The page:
Lisa Nandy accuses Jeremy Corbyn of 'standing with Russia' over Salisbury attack
Labour leadership candidate Lisa Nandy has accused Jeremy Corbyn of siding with Russia in the immediate aftermath of the Salisbury chemical attack.
In an outspoken attack on the Labour leader, the Wigan MP said the party had "failed the test of solidarity" by casting doubt on the security services' version of events.
Former spy Sergei Skripal and his daughter Yulia were both left seriously ill after coming into contact with the Novichok nerve agent in Salisbury in March, 2018.
The pair survived, but four months later, Dawn Sturgess died in nearby Amesbury after also coming into contact with the deadly substance.
Mr Corbyn initially refused to blame Moscow for the attack on the Skripals, despite being given access to government intelligence on the case.
At one point the Labour leader even suggested sending samples of the nerve agent to Russia for their authorities to verify if it had originated there.
Spelling out her vision for Britain’s post-Brexit international role in London, Ms Nandy launched an outspoken attack on Mr Corbyn's response to the attack.
“We must acknowledge how – in recent times - we have failed to infuse our internationalism with the values we believe in,” she said.
“Russia is a regime that discriminates against LGBT people, that demonises Muslims and other minorities and suppresses basic rights…That used chemical weapons on the streets of the UK and murdered a homeless person.
“It was completely wrong that our response to this was to cast doubt on what happened and call only for dialogue."
Ms Nandy added: “At a crucial moment, we hesitated in condemning an authoritarian regime…We stood with the Russian government, and not with the people it oppresses, who suffer poverty and discrimination.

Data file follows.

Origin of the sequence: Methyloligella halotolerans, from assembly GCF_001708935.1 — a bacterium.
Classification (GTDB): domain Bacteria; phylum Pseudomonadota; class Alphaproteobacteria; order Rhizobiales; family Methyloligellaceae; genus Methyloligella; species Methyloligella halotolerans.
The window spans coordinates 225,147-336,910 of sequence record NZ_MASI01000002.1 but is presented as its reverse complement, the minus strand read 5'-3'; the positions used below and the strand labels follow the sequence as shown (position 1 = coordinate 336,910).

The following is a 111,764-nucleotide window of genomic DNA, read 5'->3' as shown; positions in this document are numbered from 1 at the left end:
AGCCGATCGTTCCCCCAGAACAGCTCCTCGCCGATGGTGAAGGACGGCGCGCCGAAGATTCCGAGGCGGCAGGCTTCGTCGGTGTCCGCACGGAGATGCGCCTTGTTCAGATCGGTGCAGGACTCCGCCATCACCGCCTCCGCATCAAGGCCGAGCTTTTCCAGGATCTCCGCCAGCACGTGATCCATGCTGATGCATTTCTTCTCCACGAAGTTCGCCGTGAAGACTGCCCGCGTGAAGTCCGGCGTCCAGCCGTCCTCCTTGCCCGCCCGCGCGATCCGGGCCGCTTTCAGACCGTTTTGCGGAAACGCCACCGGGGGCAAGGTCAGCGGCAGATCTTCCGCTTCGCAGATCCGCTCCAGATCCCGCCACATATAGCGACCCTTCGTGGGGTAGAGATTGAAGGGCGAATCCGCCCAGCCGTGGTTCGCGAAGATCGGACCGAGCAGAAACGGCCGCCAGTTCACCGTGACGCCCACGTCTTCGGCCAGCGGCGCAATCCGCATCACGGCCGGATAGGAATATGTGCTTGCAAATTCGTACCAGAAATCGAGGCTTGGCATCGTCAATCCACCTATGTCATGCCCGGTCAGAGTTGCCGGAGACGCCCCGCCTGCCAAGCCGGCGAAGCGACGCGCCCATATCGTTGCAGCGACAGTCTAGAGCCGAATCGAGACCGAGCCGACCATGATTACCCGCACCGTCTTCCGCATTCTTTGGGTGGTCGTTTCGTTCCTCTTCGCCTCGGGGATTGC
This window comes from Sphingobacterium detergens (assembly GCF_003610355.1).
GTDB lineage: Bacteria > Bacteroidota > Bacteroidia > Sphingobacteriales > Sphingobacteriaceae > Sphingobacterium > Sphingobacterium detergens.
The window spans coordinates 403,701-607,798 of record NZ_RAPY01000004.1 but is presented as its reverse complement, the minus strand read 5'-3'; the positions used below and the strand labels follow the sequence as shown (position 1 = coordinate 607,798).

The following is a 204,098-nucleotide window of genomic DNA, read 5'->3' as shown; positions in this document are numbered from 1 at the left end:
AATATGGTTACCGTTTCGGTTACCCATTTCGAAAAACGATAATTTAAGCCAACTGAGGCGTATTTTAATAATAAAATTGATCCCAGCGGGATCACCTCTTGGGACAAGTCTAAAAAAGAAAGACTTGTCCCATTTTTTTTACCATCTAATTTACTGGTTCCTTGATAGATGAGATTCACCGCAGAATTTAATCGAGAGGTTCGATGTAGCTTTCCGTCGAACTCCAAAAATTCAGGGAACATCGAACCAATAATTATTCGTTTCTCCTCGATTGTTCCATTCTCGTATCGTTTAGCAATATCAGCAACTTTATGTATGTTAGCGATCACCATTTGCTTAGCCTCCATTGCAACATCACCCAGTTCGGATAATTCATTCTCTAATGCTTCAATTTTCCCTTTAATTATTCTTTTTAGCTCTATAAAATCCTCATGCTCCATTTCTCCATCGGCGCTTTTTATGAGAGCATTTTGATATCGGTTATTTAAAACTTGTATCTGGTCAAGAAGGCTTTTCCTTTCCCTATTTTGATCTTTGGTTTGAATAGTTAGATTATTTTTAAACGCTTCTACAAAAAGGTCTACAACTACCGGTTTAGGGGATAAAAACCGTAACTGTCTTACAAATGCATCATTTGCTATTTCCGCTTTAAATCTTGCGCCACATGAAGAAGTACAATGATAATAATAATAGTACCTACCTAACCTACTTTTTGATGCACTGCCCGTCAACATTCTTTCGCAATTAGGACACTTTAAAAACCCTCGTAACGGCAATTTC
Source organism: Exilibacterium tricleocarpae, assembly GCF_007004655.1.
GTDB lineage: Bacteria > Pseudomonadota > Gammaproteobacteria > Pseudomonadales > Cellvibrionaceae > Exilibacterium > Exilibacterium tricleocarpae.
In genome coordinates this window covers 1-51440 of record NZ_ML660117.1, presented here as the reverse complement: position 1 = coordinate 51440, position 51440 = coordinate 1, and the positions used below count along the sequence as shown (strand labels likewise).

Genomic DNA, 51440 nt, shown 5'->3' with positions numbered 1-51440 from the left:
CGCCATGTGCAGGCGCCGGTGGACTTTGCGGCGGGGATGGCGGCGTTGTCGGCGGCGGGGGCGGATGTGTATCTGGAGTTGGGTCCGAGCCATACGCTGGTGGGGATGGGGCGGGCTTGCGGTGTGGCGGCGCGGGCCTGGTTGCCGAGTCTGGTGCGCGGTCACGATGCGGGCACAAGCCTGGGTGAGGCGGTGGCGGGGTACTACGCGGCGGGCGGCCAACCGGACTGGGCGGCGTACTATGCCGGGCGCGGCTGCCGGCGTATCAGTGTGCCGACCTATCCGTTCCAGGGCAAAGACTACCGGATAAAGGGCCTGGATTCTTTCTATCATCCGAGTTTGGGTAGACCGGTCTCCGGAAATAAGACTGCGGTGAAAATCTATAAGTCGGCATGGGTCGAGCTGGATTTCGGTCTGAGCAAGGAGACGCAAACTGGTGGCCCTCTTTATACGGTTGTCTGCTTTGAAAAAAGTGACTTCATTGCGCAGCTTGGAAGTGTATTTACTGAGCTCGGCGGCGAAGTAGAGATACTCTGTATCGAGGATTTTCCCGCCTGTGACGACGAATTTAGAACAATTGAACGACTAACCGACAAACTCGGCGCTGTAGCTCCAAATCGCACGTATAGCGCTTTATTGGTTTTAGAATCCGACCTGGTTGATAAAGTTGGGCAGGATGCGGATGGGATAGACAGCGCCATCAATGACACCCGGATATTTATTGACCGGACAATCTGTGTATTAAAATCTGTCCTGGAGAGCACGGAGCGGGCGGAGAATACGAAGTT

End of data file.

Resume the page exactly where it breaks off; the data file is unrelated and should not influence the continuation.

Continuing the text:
“We failed the test of solidarity.”
The former Shadow Cabinet minister also said the party’s reaction had allowed the Tories to get away with their own “shocking weakness” on Russia, accusing Number 10 of sitting on Parliament’s Intelligence and Security Committee report on Russian influence in UK politics.
The backbencher meanwhile used the appearance at the Royal Society of Arts to argue that Labour could move away from debates about the Iraq war and Brexit.
And she warned against viewing a post-Brexit Britain as "British Empire 2.0".
Hitting out at those who she argued had failed to make a strong case for staying in the EU, Ms Nandy said: “Set against the seismic changes happening in the world beyond Europe, we didn’t give any serious thought to what Britain’s place in it should be.
“Three and a half years later, we’re still on the back foot. We’ve allowed the right to frame the debate into a series of false binaries, and in so doing enabled a fully-fledged culture war to be unleashed.
“The trap was set. You can either be for your country or for the world. And senior Labour politicians rushed headlong into it.
“It was a serious failure of leadership."
Elsewhere in her speech, Ms Nandy also mounted a strong defence of freedom of movement, which she said Labour should have defended more strongly.
She said: "We should have been bold enough to defend free movement and the opportunties and benefits it brings.
"But this would have required recognising it has flaws, and not dismissing concerns as simply racist anti-immigrant sentiment. We should acknowledge that over decades governments have used the steady influx of skilled labour to cover up a lack of investment in skills and training in the UK and address this.
"I believe in free movement. If it were paired with renewed and radical investment that enabled opportunities for young people, decent jobs, training and skills - then the same concerns would have fallen away."